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A Follow-Up to Greg Schutz’s Bookstore Love Letter

By Melanie Yarbrough

This past weekend I visited my sister in Virginia, where I spent two very short days playing with my nieces and nephew, cooking, eating and watching TV. Over the years of visiting and an increasing child to adult ratio, I’ve learned to stop packing multiple books (I was an optimistic youngster). Now I just bring some stories or a Ray LaMontagne playlist for the short plane ride there and back. This past weekend, in my TV-induced withdrawals from my daily dose of literature, I was caught vulnerable by multiple Nook color commercials. In one fell swoop I caved and decided I want a Nook. I began daydreaming about all of the literary mags I could read, the diminishing piles of papers and folded magazines on my floor and on my bookshelves. No longer would I be a potential candidate for Hoarders!

It was this unexpected dive into sudden want for an electronic device I have so adamantly declared I would never need that caused a bit of introspection. And this morning, I was reminded that I do still, and will always, save the biggest part of my heart for bookstores.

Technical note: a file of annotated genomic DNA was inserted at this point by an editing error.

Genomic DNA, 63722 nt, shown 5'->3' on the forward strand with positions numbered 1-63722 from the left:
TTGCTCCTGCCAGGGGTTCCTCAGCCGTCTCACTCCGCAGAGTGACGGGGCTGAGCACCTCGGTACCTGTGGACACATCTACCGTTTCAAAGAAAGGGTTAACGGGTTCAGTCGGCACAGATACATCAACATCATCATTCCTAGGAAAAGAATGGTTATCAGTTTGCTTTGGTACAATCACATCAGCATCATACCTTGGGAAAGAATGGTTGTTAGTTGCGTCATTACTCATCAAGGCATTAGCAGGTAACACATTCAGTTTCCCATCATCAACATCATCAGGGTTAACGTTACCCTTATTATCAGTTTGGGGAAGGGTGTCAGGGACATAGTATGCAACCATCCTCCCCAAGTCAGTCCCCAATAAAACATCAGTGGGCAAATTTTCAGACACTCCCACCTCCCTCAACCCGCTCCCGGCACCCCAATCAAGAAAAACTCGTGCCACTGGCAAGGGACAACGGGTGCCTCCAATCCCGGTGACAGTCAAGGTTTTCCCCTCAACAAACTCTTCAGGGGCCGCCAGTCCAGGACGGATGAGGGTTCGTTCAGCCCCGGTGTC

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Publish or Perish #2: Is Richard Nash Our Guy for Pub3.0?

By Shane Solar-Doherty

Richard Nash is an intelligent dude. There’s no other way of putting it. The guy played a major role in revitalizing Soft Skull Press, which had been “weeks from liquidation” before it merged with Counterpoint. At the time that he decided to resign from his posts and embark upon his own ventures in early 2009, Nash was Editorial Director of Soft Skull Press and Executive Director of Counterpoint. During his tenure, which began in 2001, Nash had witnessed Soft Skull in its days of greatest hardship, as well as in its flourishing times, and surely learned the intricacies and obstacles of the publishing industry in that span.